Monday, October 19, 2009

It's Not About Race. It's About Parents.

Posted by Michele Olson

Patrick Welsh writing in The Washington Post yesterday had an interesting article titled:
Making the Grade Isn’t About Race. It’s About Parents. An English teacher at T.C. Williams High School in Alexandria, his article talks about the fact that a lot of school districts want to blame the ability of kids to succeed or not succeed in school on race. He believes that this focus is too simple. The real gap is family support and involvement.

He goes in-depth into the problems he sees at T.C. Williams High School and how the tact of the administration to continually look to race as the answer to school issues is just not working.

Instead he states that the lack of a father in the lives of his students has undermined their education. It actually came from his students. Upon being chastised about a low test score a student asked him, “You ask the class, just ask how many of us have our fathers living with us.”
When he did ask, not one hand went up.

This finding goes along with Myth #5 in our free Marriage Myth Buster Guide…the fact that marriage does matter to children because it shapes their lives by directing the time, energy, and resources of two adults in the home toward the child. Of course there are very involved Dad’s who are divorced and don’t live in the home, but the probability of Dad being there on a daily basis rises when Mom and Dad are married and both living in the home.

It’s just another way for all of us to realize the importance of working on a healthy marriage…there are ramifications for generations to come.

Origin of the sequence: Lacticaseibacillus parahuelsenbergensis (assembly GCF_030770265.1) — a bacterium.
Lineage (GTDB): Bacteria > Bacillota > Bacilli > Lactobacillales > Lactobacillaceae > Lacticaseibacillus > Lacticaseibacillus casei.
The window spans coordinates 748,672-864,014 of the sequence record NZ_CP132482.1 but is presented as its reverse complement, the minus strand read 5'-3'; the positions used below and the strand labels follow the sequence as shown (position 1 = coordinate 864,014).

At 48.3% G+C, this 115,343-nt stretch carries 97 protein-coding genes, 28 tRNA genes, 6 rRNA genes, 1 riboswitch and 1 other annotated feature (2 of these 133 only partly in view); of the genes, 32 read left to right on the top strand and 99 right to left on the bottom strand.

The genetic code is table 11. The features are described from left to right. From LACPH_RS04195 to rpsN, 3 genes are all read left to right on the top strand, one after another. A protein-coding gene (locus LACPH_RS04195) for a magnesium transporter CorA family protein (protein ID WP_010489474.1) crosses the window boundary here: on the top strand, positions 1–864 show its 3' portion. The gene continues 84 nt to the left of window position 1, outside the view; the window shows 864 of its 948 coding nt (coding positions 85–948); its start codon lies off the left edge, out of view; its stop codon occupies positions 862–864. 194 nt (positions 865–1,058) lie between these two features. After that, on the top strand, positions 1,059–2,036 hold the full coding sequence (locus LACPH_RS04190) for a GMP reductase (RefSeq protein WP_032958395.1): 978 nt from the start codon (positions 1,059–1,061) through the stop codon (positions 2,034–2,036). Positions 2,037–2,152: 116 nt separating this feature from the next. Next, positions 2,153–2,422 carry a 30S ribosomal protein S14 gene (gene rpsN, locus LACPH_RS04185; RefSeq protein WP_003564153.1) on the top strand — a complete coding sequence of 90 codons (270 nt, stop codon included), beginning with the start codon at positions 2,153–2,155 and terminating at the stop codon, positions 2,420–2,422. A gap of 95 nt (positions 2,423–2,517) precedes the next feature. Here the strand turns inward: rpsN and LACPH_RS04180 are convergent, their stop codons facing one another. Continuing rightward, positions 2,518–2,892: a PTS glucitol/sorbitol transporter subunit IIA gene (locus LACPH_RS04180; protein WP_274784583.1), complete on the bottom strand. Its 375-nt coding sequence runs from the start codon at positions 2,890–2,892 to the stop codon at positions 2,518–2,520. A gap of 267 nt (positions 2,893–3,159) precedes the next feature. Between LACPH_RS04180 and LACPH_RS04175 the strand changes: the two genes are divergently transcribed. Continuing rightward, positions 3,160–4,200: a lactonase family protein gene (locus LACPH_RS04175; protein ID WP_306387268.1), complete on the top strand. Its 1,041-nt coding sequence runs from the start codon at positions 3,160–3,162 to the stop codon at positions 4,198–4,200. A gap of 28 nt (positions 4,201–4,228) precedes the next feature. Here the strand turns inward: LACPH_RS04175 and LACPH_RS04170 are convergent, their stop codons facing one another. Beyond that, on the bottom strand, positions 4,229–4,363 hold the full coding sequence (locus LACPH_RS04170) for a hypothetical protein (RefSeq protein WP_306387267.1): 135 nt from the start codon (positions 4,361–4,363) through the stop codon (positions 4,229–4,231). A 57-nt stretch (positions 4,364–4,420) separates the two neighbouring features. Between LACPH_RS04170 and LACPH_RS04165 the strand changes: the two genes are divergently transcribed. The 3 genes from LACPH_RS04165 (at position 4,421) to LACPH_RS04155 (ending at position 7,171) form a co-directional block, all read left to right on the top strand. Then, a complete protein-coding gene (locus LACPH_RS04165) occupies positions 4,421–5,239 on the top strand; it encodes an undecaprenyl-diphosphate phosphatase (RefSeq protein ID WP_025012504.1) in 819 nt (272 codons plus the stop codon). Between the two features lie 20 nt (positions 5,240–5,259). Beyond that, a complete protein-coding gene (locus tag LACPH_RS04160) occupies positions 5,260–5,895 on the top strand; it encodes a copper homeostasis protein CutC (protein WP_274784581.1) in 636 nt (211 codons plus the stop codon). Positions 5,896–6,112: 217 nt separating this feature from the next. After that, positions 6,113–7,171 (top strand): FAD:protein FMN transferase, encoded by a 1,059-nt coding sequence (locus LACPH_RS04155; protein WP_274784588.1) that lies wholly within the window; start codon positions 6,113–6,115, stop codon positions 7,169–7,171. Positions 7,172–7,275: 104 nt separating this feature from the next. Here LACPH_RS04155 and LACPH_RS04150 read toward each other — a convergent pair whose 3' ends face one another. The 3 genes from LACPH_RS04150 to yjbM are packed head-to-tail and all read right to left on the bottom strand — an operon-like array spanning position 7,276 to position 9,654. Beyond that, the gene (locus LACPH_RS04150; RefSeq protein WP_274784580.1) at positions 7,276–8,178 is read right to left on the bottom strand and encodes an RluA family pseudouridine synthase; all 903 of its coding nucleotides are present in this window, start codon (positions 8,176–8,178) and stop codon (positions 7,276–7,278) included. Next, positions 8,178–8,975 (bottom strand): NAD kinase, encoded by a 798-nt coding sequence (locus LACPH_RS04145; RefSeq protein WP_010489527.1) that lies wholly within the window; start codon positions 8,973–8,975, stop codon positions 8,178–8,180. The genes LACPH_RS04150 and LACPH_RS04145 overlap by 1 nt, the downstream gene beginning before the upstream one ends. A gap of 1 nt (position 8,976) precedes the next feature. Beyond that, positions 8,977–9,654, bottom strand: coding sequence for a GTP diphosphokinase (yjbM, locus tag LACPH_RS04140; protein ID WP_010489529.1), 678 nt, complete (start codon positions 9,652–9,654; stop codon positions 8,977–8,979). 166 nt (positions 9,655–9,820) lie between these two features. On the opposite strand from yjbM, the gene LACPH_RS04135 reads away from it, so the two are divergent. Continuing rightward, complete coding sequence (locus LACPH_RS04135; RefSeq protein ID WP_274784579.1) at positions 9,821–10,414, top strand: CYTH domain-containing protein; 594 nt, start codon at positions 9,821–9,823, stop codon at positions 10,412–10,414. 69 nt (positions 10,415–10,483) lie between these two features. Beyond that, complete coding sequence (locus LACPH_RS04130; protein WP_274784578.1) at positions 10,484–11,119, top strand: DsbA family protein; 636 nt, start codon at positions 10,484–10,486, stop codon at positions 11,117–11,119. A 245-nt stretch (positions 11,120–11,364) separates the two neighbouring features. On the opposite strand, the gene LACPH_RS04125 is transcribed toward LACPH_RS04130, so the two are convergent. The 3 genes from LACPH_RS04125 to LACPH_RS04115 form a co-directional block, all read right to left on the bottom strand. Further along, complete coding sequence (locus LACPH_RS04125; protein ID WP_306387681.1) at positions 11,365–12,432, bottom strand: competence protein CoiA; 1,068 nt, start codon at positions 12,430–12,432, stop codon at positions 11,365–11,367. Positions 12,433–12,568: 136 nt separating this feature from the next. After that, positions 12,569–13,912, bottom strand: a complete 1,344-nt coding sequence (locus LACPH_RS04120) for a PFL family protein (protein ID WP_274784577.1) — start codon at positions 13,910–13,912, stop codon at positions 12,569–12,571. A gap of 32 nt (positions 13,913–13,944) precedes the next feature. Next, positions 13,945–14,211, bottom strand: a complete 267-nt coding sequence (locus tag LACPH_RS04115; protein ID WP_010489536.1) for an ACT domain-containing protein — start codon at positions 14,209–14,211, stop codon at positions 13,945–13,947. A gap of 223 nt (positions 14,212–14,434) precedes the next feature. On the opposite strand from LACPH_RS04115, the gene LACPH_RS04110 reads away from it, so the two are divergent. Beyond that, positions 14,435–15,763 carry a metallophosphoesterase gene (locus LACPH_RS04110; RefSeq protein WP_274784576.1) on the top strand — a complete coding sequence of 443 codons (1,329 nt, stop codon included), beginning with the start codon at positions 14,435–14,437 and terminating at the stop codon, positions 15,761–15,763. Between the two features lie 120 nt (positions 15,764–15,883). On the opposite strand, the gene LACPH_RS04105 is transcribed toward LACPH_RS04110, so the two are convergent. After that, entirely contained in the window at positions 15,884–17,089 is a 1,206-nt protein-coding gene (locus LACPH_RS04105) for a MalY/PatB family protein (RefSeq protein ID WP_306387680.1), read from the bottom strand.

What do you think?


M. Denise Wilmer Barreto said...

I agree in principle- it is not only a race issue but the facts are these:

We are damaged nation in the area of race and race relations because some citizens of this nation were legally discriminated against until only 45 years ago. Progress has been made - make no mistake- but the fact of the matter is black children are more likely to be born to unwed parents in this country.

Hence, a raging cycle of poverty and lack of parental support in one community that has very little end in sight. This structural breakdown of the black family has roots back to slavery times and is taking much longer to correct itself.

When educators become frustrated they look for the basic common demoninator which is race in a lot of cases.

Marriage education can be part of the solution. It is very much in line with another blog here where you referenced the Dr. from Hampton University who is advocating for black marriages.

Thanks for the post. said...

Thanks for the insights M. What I thought was so interesting about this article was the fact that the race side of the story is very much "out there", while the fact that a Dad is not in the home sometimes get missed. It was also interesting to hear it from a teacher in the school system, and the fact that the very seed idea came from a trouble making student!
Thanks for blogging!